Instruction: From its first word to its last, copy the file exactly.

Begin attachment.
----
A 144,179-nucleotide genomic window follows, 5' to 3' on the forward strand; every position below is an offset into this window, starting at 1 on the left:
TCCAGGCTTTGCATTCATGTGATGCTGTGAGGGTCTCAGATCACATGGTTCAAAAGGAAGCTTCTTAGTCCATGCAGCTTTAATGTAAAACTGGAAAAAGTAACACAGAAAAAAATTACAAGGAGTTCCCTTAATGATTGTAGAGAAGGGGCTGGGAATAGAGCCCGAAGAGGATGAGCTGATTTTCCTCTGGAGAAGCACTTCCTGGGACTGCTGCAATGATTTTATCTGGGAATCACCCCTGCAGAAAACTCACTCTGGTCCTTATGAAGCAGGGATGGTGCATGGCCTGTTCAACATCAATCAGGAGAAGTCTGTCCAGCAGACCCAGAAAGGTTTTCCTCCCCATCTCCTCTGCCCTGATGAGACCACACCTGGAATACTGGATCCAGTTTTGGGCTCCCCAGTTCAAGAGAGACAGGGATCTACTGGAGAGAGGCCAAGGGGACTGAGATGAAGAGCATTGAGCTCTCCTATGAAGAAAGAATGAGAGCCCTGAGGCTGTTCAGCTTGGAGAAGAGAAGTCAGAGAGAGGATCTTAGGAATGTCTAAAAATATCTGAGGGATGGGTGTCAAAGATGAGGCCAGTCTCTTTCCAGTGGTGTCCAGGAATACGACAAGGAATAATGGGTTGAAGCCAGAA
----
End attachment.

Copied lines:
A 144,179-nucleotide genomic window follows, 5' to 3' on the forward strand; every position below is an offset into this window, starting at 1 on the left:
TCCAGGCTTTGCATTCATGTGATGCTGTGAGGGTCTCAGATCACATGGTTCAAAAGGAAGCTTCTTAGTCCATGCAGCTTTAATGTAAAACTGGAAAAAGTAACACAGAAAAAAATTACAAGGAGTTCCCTTAATGATTGTAGAGAAGGGGCTGGGAATAGAGCCCGAAGAGGATGAGCTGATTTTCCTCTGGAGAAGCACTTCCTGGGACTGCTGCAATGATTTTATCTGGGAATCACCCCTGCAGAAAACTCACTCTGGTCCTTATGAAGCAGGGATGGTGCATGGCCTGTTCAACATCAATCAGGAGAAGTCTGTCCAGCAGACCCAGAAAGGTTTTCCTCCCCATCTCCTCTGCCCTGATGAGACCACACCTGGAATACTGGATCCAGTTTTGGGCTCCCCAGTTCAAGAGAGACAGGGATCTACTGGAGAGAGGCCAAGGGGACTGAGATGAAGAGCATTGAGCTCTCCTATGAAGAAAGAATGAGAGCCCTGAGGCTGTTCAGCTTGGAGAAGAGAAGTCAGAGAGAGGATCTTAGGAATGTCTAAAAATATCTGAGGGATGGGTGTCAAAGATGAGGCCAGTCTCTTTCCAGTGGTGTCCAGGAATACGACAAGGAATAATGGGTTGAAGCCAGAA